How you communicate during a crisis is often as important (sometimes more important) than how you act.
Crises are unpredictable, they can happen quickly and most people are unsure what’s happening (and often how serious it is).
Keeping messages consistent, clear and empathetic is vital for everyone involved in communications.
Unfortunately, what we’re seeing right now has also shown the other side of communicating in a crisis.
This is when some in the marketing and communications world try to take advantage of everyone talking about one topic and look to “jump on the bandwagon” and shoehorn their company into it.
In the last few weeks, along with the important messages we’ve had from health services, governments and medical experts, we’ve seen an increasing number of marketing and sales content creeping into inboxes - as if this was a good trend to try and use as a sales opportunity.
While there are times when a new trend can be good to use as a hook for your marketing message, a crisis isn’t one of them.
But if you’re genuinely able to offer a solution to a problem there are a few things to consider when it comes to getting your message across properly.
A CRISIS ISN’T A “HOOK” FOR YOUR SALES COMMUNICATION
If you’re thinking of trying to use a crisis as a hook for your next email campaign, or any marketing campaign for that matter, you might want to think again.
Especially if your product offers no value and isn’t related at all to what’s happening.
As much as the profiteering little voice in the back of your head could make you think customers might just be tempted to buy from you now, chances are they won’t.
They have bigger things to worry about.
But not only will they not buy from you now, they will likely remember your business as the one that tried to use a crisis as a sales opportunity and refuse to come to you later.
No matter how tempted you are, the brand damage you can do isn’t worth it.
Bikewear brand Polaris unfortunately fell into this trap when their email offering a “pandemic promotion sale” dropped into inboxes of those in their database.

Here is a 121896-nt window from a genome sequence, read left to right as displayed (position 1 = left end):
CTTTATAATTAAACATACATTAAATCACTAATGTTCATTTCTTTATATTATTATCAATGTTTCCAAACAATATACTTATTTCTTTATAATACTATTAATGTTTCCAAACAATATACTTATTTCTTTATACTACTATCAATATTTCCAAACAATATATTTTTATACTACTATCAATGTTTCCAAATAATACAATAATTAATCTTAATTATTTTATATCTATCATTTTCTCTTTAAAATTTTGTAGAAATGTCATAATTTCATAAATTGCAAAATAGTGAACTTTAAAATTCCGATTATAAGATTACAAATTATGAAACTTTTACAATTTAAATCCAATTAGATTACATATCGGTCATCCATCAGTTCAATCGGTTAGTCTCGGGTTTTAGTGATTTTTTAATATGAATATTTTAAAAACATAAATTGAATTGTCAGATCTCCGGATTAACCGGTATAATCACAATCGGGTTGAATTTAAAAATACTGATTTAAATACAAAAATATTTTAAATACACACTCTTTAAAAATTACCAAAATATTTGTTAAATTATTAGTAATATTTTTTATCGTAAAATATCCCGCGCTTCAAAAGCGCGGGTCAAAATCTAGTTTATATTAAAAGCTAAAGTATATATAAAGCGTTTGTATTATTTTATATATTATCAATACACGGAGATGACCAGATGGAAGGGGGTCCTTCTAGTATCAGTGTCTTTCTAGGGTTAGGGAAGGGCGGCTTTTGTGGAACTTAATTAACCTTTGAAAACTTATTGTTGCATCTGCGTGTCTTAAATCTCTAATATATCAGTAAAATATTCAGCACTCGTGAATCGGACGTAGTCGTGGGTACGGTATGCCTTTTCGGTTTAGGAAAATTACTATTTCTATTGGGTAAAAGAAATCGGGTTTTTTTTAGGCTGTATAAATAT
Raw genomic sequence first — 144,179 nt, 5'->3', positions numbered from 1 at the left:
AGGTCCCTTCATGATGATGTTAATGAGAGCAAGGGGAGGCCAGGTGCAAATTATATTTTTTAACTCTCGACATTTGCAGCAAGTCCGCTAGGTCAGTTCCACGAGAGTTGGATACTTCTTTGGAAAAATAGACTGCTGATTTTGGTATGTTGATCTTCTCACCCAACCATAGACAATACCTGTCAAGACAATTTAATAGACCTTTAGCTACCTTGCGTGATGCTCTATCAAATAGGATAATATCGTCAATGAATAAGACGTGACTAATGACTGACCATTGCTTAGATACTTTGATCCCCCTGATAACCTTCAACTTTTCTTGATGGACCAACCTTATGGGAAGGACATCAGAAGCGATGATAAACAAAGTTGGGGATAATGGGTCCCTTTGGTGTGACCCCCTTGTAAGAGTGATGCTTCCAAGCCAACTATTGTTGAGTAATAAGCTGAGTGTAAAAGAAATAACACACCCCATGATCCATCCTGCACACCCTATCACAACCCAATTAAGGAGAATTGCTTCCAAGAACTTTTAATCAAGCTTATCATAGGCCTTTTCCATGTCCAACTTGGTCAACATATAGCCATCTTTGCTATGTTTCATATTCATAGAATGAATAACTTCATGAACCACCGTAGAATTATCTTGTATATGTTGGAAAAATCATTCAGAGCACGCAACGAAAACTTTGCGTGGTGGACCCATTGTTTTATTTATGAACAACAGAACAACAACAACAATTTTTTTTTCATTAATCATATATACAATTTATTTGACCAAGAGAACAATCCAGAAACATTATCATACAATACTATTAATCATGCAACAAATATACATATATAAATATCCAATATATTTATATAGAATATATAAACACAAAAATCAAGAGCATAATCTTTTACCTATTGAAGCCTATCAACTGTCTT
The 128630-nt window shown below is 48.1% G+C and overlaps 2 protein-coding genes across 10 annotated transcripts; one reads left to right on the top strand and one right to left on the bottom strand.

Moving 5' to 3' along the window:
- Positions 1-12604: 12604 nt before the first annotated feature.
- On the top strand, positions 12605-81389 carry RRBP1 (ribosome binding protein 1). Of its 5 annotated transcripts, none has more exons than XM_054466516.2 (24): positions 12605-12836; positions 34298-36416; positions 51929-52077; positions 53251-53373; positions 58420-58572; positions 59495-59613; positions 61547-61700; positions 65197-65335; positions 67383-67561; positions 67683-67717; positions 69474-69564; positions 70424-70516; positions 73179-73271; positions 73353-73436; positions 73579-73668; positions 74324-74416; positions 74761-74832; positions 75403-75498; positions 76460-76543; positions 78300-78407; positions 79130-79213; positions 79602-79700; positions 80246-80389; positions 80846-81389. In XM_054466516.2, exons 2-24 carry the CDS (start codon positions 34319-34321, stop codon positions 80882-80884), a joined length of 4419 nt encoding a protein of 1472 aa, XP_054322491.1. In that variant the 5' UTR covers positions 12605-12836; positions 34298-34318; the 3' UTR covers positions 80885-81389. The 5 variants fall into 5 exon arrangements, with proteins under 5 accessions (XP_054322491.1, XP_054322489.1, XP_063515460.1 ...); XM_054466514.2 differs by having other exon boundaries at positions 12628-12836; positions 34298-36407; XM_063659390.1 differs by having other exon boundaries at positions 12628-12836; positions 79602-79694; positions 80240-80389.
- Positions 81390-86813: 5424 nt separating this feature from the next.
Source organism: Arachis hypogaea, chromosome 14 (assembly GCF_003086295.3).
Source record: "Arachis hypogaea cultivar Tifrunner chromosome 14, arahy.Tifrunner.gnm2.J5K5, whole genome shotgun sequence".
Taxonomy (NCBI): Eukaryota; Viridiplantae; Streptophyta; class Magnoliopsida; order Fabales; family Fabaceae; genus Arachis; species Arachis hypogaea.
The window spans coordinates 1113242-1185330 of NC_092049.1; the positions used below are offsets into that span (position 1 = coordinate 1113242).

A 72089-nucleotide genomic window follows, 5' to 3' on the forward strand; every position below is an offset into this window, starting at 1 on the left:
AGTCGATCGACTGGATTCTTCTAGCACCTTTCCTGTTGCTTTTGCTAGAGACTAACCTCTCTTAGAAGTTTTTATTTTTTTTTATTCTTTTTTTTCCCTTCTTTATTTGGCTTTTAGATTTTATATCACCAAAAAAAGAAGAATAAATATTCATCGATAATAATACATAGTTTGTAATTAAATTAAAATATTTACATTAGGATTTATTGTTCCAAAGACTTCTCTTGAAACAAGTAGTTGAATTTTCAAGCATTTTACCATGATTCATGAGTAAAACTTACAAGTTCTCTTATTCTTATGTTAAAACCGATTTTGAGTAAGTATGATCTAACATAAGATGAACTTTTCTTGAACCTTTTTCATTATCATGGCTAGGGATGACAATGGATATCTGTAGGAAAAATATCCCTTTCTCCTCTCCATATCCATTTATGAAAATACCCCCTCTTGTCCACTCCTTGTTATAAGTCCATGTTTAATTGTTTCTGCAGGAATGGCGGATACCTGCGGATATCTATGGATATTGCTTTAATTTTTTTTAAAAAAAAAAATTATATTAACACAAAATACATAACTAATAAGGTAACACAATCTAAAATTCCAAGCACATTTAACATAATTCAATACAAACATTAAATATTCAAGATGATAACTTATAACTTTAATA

Their website content didn’t carry the same message, but you can see how this might be taken as bad taste.
This Linkedin post from Caspian Insurance doesn’t fare much better given the current situation (although it may be just an oversight to delete scheduled posts that could come across a bit opportunistic if sent at the wrong time)
GET THE TIMING RIGHT
While trying to sell and profit out of a crisis is a complete no, if you do offer something (be it solutions, advice or anything else) that is useful to people going through a crisis, you should be communicating this information quickly and efficiently.
Lack of timely information is a key factor in any crisis escalating so if you can genuinely help people prepare for it or get through it easier, tell them.
And be consistent with providing useful information that people can use, as long as you’re sure of the facts and benefits being communicated then people (be they members of the public or customers of a business) will ultimately thank you for it.
TONE IS EVERYTHING
Whenever you’re communicating to people in a crisis, it is vital that you remain empathetic to what they need. This is about providing value to them, it’s not your time to shine.
Make it clear that you understand the problems they’re having and provide them with information and advice to get through it.
If you have a tool that can help your customers’ businesses change how they work, tell them simply how it improves what they do.
For example, adapting to working from home has been challenging for some businesses lately and many will have been unsure exactly how to go about doing it.
This is definitely a fine line to walk, and that’s why being empathetic and not trying to sell is so important. Some of your customers will genuinely be struggling and looking for help, if you can provide them with that help, you should.
We use some tools ourselves which have certainly helped us quickly get to grips with changing how we currently work.
There's some more info on those tools in this blog
There is always a balance to running a business and trying to make sales while being sensitive to the wider mood during a time of crisis.
No-one is expecting businesses to stop trying to sell (they still need to make money to pay people) but there is an expectation that they won’t use a crisis as an opportunity to increase sales.
Using the crisis, by the way, isn't the only way to harm your sales chances. There's a few more detailed here
Communicating in a crisis comes down to one simple question. Are you adding value?
Not to yourself, but for customers.
Communicating a clear message that provides valuable information to your customers is ultimately what every business should be doing all the time, but in a crisis this kind of communication could be invaluable.
By being mindful of how you put your message across (be wary of even helpful information coming across as salesy) you can cut through the marketing nonsense and bad taste sales tactics and become an invaluable resource for customers. Something they won’t quickly forget.
If you're worried about your business at this trying time, then please use our free marketing comparison tool below.
But this isn't a shameless plug of our services, honest.
We just want to make sure that when all this is over, you're well positioned to get back on track as soon as possible.
Not only is the tool free to use, but we've also ungated and made free all the relevant 'how-to-guides' you will need if there is anywhere you can improve.
We just hope it helps...